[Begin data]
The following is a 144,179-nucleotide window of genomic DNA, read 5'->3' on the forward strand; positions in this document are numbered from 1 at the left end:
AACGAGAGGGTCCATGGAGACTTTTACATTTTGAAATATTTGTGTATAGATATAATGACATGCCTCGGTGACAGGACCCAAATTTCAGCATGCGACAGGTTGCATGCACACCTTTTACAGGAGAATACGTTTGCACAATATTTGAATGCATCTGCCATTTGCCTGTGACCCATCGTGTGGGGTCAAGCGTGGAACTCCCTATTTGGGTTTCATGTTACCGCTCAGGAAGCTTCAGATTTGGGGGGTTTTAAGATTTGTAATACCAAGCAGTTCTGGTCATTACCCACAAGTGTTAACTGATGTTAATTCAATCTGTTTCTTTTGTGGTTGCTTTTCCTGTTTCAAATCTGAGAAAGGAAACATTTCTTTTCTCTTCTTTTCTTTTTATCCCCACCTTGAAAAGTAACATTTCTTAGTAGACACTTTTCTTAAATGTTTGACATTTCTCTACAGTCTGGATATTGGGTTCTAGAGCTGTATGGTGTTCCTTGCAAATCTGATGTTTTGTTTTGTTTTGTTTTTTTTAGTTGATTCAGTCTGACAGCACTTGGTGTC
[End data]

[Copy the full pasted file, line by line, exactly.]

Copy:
The following is a 144,179-nucleotide window of genomic DNA, read 5'->3' on the forward strand; positions in this document are numbered from 1 at the left end:
AACGAGAGGGTCCATGGAGACTTTTACATTTTGAAATATTTGTGTATAGATATAATGACATGCCTCGGTGACAGGACCCAAATTTCAGCATGCGACAGGTTGCATGCACACCTTTTACAGGAGAATACGTTTGCACAATATTTGAATGCATCTGCCATTTGCCTGTGACCCATCGTGTGGGGTCAAGCGTGGAACTCCCTATTTGGGTTTCATGTTACCGCTCAGGAAGCTTCAGATTTGGGGGGTTTTAAGATTTGTAATACCAAGCAGTTCTGGTCATTACCCACAAGTGTTAACTGATGTTAATTCAATCTGTTTCTTTTGTGGTTGCTTTTCCTGTTTCAAATCTGAGAAAGGAAACATTTCTTTTCTCTTCTTTTCTTTTTATCCCCACCTTGAAAAGTAACATTTCTTAGTAGACACTTTTCTTAAATGTTTGACATTTCTCTACAGTCTGGATATTGGGTTCTAGAGCTGTATGGTGTTCCTTGCAAATCTGATGTTTTGTTTTGTTTTGTTTTTTTTAGTTGATTCAGTCTGACAGCACTTGGTGTC